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Eric Paschall thinks he would fit right in with longtime friend Donovan Mitchell and the Jazz



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SALT LAKE CITY — Former Villanova forward Eric Paschall likes a lot of things about the Utah Jazz: the culture, the practice facility, the guys in the locker room.

Well, maybe not all the guys in the locker room.

“I’m kind of sick of Donovan,” Paschall said. “Nah, I’m playing. I’m playing.”

It was a joke that only longtime friends can make. And Paschall and Donovan Mitchell are longtime friends.

The two grew up together in Dobbs Ferry, New York, they played on the same New York Metropolitan AAU Sports Association teams — Riverside and The City in their youth — and even faced off in a prep national championship game.

The pair might just be reunited again come draft night.

Paschall, who is being projected to go between the late first and early second rounds in the NBA Draft on June 20, was part of a six-man pre-draft workout on Tuesday at the Jazz’s practice facility. Utah holds the No. 23 and No. 53 picks.

With his old friend starring for the Jazz, Paschall has watched more Utah games than most draft prospects, and he thinks he could fit right in with the team.

“I know they are a very defensive-oriented team, they pride themselves on that,” Paschall said. “I have been out here with Donovan, and I have been around the guys, and I just like the culture. Everybody is cool. Everybody accepted me.”

Paschall is a 6-foot-8 power forward that averaged 16.5 points and 6.1 rebounds during his senior season at Villanova. He’s a bulky stretch four who shot 34.8% from 3-point range on 5.6 attempts per game last season.

So the Jazz could think he’s a pretty good fit, too.

“He’s a good shooter,” Jazz vice president of player personnel Walt Perrin said. “He’s got a body that can play small ball four with his strength. One of the officials was telling me he’s got the ability with his wide shoulders that he can contest a shot and hit the guy with his shoulder, instead of hitting with the arm, and the officials aren’t going to call a foul.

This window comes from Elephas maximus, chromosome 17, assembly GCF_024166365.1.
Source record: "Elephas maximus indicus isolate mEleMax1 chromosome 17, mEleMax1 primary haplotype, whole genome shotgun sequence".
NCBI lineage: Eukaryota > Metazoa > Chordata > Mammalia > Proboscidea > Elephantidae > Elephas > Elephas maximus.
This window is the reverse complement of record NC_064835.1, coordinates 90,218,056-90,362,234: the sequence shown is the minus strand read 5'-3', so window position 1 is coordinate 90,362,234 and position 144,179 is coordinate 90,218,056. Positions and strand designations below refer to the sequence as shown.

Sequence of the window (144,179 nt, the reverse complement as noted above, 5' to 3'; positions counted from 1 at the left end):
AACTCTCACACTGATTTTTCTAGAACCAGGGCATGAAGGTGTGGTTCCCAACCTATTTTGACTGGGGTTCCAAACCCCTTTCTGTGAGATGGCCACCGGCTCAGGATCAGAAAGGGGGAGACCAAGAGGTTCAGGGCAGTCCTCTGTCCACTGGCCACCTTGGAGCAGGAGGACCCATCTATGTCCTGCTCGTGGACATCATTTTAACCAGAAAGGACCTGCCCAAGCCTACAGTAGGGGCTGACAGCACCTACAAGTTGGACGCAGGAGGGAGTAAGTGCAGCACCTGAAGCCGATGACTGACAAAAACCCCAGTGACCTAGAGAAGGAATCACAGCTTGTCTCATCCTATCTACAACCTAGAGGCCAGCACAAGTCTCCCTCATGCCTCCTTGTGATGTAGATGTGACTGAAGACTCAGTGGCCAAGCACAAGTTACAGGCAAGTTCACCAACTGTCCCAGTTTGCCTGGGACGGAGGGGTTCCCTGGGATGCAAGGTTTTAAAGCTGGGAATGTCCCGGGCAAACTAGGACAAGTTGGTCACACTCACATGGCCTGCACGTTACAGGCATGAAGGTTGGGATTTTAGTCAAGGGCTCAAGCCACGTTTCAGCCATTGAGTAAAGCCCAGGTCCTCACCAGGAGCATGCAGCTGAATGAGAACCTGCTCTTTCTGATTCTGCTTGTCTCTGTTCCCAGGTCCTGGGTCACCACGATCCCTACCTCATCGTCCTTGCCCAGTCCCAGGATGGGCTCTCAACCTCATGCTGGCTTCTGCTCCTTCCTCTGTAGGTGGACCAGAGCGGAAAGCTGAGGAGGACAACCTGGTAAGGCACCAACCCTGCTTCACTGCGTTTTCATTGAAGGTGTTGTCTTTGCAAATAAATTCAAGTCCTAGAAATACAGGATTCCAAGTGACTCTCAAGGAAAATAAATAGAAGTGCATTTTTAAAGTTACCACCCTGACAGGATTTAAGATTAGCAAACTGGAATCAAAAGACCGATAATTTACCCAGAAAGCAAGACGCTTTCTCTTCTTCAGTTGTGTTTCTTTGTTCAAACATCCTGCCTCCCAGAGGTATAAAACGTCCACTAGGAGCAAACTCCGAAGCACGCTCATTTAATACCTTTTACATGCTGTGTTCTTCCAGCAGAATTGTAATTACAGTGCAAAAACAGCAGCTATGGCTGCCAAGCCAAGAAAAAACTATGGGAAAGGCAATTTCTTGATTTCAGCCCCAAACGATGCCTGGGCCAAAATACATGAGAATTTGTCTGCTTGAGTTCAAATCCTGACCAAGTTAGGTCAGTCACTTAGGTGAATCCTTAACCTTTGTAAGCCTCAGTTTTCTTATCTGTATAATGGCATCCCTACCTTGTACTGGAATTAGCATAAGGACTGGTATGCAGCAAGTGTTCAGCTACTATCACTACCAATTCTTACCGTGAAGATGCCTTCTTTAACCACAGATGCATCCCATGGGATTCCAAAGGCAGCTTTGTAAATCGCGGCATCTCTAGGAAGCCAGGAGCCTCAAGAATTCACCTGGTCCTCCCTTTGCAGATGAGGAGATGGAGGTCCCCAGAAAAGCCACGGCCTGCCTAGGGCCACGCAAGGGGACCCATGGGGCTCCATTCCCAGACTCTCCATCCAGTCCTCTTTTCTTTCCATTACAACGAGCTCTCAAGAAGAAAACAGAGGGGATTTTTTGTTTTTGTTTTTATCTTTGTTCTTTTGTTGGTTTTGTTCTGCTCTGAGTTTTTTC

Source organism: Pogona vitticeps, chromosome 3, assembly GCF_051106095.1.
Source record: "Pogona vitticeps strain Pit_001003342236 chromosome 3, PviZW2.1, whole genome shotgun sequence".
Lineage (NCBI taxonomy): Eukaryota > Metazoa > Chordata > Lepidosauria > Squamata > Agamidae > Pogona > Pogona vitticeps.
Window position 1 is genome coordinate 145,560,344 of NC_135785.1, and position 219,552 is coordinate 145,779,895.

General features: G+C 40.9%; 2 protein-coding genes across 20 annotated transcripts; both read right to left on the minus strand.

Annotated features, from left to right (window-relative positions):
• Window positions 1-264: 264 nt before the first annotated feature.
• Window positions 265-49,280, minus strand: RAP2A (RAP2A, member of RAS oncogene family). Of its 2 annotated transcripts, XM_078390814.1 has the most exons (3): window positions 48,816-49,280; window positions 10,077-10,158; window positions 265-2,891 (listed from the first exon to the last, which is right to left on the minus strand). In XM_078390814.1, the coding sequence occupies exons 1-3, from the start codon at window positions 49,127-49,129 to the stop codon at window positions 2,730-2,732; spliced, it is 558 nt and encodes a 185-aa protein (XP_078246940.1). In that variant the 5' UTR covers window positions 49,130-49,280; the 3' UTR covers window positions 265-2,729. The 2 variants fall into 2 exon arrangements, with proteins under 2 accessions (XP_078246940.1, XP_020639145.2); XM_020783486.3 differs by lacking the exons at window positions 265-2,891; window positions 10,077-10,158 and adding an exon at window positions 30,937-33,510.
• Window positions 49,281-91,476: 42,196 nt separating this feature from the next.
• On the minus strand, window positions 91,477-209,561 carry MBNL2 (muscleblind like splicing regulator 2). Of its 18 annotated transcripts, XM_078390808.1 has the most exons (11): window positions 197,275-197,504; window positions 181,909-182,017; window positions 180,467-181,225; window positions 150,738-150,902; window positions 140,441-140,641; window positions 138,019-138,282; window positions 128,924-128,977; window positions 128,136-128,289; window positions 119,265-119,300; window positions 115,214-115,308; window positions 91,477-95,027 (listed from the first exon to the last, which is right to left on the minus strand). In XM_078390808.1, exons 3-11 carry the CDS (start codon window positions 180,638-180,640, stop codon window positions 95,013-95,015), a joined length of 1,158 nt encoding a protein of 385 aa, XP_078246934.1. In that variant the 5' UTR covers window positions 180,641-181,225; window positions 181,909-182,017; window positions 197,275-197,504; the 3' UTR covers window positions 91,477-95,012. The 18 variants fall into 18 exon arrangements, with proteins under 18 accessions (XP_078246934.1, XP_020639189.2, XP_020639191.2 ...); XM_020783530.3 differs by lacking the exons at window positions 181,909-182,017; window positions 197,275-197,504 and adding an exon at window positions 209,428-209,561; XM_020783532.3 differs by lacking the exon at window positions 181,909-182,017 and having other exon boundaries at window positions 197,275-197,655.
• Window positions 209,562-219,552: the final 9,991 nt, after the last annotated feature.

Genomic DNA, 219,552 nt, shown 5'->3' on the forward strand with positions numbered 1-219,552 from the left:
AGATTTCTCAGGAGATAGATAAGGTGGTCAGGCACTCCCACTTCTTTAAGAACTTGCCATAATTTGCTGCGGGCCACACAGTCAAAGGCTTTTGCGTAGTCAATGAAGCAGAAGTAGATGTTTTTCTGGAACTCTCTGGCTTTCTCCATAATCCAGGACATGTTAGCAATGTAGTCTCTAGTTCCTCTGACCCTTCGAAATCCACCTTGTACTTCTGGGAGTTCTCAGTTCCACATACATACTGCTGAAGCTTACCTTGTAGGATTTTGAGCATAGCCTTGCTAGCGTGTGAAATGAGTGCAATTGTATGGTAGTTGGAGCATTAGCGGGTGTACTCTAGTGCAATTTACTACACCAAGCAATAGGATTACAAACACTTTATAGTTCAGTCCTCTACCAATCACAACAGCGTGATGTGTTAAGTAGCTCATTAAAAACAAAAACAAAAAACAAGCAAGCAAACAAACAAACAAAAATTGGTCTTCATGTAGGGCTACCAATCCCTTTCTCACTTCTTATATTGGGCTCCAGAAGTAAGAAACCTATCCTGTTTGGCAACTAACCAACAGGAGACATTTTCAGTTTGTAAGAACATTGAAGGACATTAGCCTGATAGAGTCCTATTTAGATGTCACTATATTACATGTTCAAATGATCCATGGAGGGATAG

“He’s got NBA range,” Perrin continued. “Now, he didn’t shoot it very well today, but he does have NBA range. We know he can shoot the ball.”

Villanova's Eric Paschall, right, drives against St. Mary's Malik Fitts (24) during the second half of a first round men's college basketball game in the NCAA Tournament, Thursday, March 21, 2019, in Hartford, Conn. (AP Photo/Elise Amendola)
Villanova's Eric Paschall, right, drives against St. Mary's Malik Fitts (24) during the second half of a first round men's college basketball game in the NCAA Tournament, Thursday, March 21, 2019, in Hartford, Conn. (AP Photo/Elise Amendola)

Perrin said that Paschall does have some things to work on — namely his ball handling, passing and getting more consistent with his shot — but Paschall knows that, too.

“Every stage you gotta reinvent yourself,” Paschall said. “Going into college, you need to reinvent yourself. Going into high school, you need to reinvent yourself. Going into the AAU circuit, you have to reinvent yourself everywhere.”

When it comes to the Jazz, Paschall does have a pretty good voice in his corner. Paschall and Mitchell still talk frequently, and the Jazz star guard even sent him a message leading up to the workout to wish him well. And that message was genuine because that’s who Mitchell was when they were kids and who he still is.

“If you meet Donovan, he’s the same exact person,” Paschall said. “Growing up, he stayed the same. He stayed humble. He blew up out here, and he’s still the same dude. Me and him still talk all the time.”

Paschall didn’t just want to use Tuesday’s workout as a chance to showcase his skillset to Jazz management, he also wanted to clear something up about the time Mitchell's Brewster Academy victory over Paschall’s St. Thomas More in the 2015 National Prep Championship game.

See, Mitchell always claims that he locked Paschall up that game. The Villanova forward remembers it a little differently.

“I was like, Donovan, ‘you can't say you locked me up. You face guarded me, you didn’t even let me touch the ball.’” Paschall said. “He’s going to hold that story over my head. If you ask him about it, he’s going to say the same thing, ‘Oh, I locked him up.’ We still go back and forth over that to this day.”

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